Remote organ dysfunction typically supervenes early in the attack and justifies close ICU monitoring. Regular assessment of pulmonary gas exchange, acid-base status, fluid balance, central venous pressure determination, and, in selected cases, pulmonary artery catheterization, indirect calorimetry, and gastric tonometry, are valuable diagnostic and management tools which contribute to understanding of the pathophysiological mechanisms. Relevant biochemical work-up includes regular determinations of blood glucose, electrolytes, calcium, urea and creatinine, coagulation tests, hematocrit, and full blood count.
Local complications typically prevail after day 15, although severe arterial hemorrhage, intestinal or colonic perforation, or infection of pancreatic necrosis may occur earlier. Close monitoring of the regional inflammatory process and necrosis is mandatory throughout, particularly in those patients who are deteriorating or not responding to conservative management and in whom surgery or percutaneous drainage might be contemplated. Repeated abdominal CT scanning is preferable, particularly for diagnosis, accurate localization and follow-up (diameter, walls) of any acute pseudocyst, pseudoaneurysm formation, pancreatic hemorrhage, pancreatic necrosis, peripancreatic fluid collections, and, occasionally, fistulous tracts and portal, mesenteric, or splenic vein thrombosis.
Bacterial or fungal infection of devitalized areas inside and outside the pancreas is responsible for 80 per cent of deaths from severe acute pancreatitis. Early identification is crucial, since drainage and often surgical debridement are mandatory. The associated mortality is directly related to any delay in diagnosis and proper treatment. Persistent remote organ failure or unexpected clinical deterioration (epigastric pain, vomiting, abdominal distension with guarding or rebound) should raise the suspicion of regional infection and prompt appropriate investigation. Clinical and biochemical indicators of pancreatic infection include the combination of fever exceeding 38.5°C, base excess above 4 mmol/l, and hematocrit below 35 per cent. However, precise differentiation between inflammatory sterile and infected collections cannot be made reliably on clinical and laboratory grounds. Fever and leukocytosis are absent in 15 to 20 per cent with infected pancreatic necrosis or pancreatic abscess who may present with a disarmingly indolent course. Conversely, sterile necrosis may mimic abdominal sepsis. Serial CT evaluation is the best method for early definite diagnosis of infection, either by demonstrating extraintestinal gas in or outside the gland (15-20 per cent) or, more reliably, by enabling percutaneous fine-needle aspiration sampling of inflammatory collections with subsequent Gram staining and aerobic/anaerobic cultures. This technique is safe and accurate (> 90 per cent correct) for early recognition of regional infection. It enables a more timely and rational basis for percutaneous or operative interventions and for optimal antibiotic treatment, avoiding the excessive mortality rate associated with delayed recognition. Importantly, since bacterial contamination is heightened by necrosis, needle aspiration should be preferentially directed to all non-perfused areas as identified by intravenous contrast. Similarly, all potentially septic foci such as pseudocysts should be sampled. With a protracted course and initial sterile sampling, serial percutaneous aspiration should be performed. Preoperative CT is helpful in localizing infected collections and areas of necrosis to be removed by the surgeon.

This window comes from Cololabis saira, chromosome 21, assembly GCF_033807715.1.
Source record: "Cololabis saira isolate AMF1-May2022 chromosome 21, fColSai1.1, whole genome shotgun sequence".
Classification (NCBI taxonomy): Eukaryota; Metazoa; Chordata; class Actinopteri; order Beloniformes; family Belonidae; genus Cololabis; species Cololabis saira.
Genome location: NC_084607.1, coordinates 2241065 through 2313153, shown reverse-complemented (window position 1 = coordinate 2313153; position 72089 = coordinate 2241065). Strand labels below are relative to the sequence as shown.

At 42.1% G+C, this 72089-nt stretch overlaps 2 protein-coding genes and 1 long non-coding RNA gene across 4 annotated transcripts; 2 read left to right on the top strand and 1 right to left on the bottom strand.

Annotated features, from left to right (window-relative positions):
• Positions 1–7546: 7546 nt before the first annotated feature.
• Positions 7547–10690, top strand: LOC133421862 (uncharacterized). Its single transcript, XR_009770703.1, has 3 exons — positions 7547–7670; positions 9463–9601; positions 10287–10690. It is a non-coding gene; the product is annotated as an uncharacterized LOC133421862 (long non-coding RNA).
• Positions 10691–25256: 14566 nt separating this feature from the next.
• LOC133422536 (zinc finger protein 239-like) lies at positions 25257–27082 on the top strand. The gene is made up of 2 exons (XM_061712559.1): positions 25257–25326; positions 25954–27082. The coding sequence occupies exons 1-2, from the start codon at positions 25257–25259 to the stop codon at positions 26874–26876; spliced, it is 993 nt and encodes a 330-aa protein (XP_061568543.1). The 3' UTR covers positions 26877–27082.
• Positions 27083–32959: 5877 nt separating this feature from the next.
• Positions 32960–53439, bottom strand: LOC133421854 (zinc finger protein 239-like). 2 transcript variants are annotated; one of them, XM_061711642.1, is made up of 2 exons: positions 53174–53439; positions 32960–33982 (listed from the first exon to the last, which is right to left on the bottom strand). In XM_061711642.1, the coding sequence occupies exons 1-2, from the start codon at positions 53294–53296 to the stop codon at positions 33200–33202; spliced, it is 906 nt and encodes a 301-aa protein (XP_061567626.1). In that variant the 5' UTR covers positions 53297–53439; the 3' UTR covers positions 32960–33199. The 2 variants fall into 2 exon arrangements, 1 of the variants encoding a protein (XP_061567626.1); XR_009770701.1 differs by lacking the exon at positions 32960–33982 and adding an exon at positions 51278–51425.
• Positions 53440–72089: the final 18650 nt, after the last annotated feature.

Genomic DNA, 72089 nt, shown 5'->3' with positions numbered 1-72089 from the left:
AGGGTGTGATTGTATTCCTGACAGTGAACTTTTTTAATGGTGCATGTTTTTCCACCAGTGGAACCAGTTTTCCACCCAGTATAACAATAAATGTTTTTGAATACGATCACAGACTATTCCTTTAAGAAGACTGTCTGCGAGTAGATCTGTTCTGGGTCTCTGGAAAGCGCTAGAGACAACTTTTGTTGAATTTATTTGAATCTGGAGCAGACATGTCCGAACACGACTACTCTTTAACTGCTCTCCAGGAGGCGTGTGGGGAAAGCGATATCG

Ultrasonography is useful for delineating the number, size, and location of acute pseudocysts, pancreatic ascites, and portal or splenic thrombosis. As with CT, it may guide fine-needle aspiration of suspected areas of infection.
Angiography should be the preoperative diagnostic step for ruptured pseudoaneurysm and subsequent severe hemorrhage. Other indications for angiography include identification of splenic vein thrombosis with subsequent variceal hemorrhage.
Elevated fluid amylase and protein levels are diagnostic clues of pancreatic fistula. ERCP or percutaneous pancreatic ductography under CT or ultrasound guidance further aid diagnosis and management.
The varying diagnostic modalities for the acute episode, the causal factor, and each stage of the attack are outlined in Tab!e.3.
Table 3 Diagnostic work-up for acute pancreatitis
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